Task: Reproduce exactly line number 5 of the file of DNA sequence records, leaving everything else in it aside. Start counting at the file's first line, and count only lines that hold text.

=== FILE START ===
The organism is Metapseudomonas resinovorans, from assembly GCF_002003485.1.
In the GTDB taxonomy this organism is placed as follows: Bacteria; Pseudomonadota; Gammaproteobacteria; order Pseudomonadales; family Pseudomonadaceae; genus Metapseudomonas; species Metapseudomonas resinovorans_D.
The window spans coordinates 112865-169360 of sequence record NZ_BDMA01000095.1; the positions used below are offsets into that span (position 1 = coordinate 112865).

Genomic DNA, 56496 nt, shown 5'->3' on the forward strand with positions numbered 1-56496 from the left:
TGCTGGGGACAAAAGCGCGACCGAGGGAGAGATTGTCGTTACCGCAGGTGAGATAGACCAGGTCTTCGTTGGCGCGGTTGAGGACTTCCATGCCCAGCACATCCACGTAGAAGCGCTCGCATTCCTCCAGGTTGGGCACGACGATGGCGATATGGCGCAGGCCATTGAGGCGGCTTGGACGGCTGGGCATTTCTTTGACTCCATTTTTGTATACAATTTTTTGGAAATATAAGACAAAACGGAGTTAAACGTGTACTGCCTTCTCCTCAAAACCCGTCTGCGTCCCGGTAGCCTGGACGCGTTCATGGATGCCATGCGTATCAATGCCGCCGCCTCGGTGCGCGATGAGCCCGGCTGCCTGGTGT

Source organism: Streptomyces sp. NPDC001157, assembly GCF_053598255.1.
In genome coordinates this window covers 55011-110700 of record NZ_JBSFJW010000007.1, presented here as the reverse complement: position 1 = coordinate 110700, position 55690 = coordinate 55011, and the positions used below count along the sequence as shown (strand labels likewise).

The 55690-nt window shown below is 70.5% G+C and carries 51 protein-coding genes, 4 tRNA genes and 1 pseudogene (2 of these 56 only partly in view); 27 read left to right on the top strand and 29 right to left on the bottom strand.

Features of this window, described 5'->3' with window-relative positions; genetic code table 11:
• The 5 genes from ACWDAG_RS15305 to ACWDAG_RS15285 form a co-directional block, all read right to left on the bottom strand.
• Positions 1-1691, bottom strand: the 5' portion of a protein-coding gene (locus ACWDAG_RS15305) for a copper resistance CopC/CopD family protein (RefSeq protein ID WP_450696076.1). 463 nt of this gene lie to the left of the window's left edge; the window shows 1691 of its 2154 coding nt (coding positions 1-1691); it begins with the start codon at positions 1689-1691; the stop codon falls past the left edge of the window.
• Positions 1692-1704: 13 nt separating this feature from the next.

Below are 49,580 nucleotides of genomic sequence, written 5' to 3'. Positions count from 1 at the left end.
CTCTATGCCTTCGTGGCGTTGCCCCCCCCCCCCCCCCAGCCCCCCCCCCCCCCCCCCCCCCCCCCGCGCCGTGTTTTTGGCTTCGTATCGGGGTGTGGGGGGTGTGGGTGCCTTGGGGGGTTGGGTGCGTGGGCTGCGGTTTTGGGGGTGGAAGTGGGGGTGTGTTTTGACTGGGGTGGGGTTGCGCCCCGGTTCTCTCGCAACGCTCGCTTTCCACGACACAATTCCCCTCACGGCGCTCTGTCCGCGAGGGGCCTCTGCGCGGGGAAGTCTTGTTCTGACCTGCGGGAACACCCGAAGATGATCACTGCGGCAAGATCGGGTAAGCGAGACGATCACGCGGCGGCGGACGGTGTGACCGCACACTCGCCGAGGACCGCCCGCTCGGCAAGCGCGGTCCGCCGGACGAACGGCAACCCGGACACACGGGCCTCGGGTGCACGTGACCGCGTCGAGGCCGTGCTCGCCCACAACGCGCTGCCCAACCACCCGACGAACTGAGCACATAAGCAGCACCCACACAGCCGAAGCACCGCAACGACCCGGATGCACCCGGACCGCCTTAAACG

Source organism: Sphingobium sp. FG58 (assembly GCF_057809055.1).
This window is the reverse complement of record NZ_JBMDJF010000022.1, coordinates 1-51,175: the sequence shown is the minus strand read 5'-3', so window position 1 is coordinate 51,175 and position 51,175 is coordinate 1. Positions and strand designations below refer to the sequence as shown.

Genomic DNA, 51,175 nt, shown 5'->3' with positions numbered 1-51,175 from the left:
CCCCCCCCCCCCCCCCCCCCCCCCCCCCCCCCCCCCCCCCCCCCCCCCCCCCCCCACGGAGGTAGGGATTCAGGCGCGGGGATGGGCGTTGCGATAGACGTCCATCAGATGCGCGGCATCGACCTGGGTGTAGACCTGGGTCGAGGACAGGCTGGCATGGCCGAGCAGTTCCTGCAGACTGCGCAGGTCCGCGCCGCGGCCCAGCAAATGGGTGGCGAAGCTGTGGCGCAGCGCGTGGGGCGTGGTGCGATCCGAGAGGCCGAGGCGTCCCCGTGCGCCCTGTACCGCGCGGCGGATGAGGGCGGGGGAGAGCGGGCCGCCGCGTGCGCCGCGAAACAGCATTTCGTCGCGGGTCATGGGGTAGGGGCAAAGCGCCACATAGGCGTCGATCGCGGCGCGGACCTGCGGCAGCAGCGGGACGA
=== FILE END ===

TGCTGGGGACAAAAGCGCGACCGAGGGAGAGATTGTCGTTACCGCAGGTGAGATAGACCAGGTCTTCGTTGGCGCGGTTGAGGACTTCCATGCCCAGCACATCCACGTAGAAGCGCTCGCATTCCTCCAGGTTGGGCACGACGATGGCGATATGGCGCAGGCCATTGAGGCGGCTTGGACGGCTGGGCATTTCTTTGACTCCATTTTTGTATACAATTTTTTGGAAATATAAGACAAAACGGAGTTAAACGTGTACTGCCTTCTCCTCAAAACCCGTCTGCGTCCCGGTAGCCTGGACGCGTTCATGGATGCCATGCGTATCAATGCCGCCGCCTCGGTGCGCGATGAGCCCGGCTGCCTGGTGT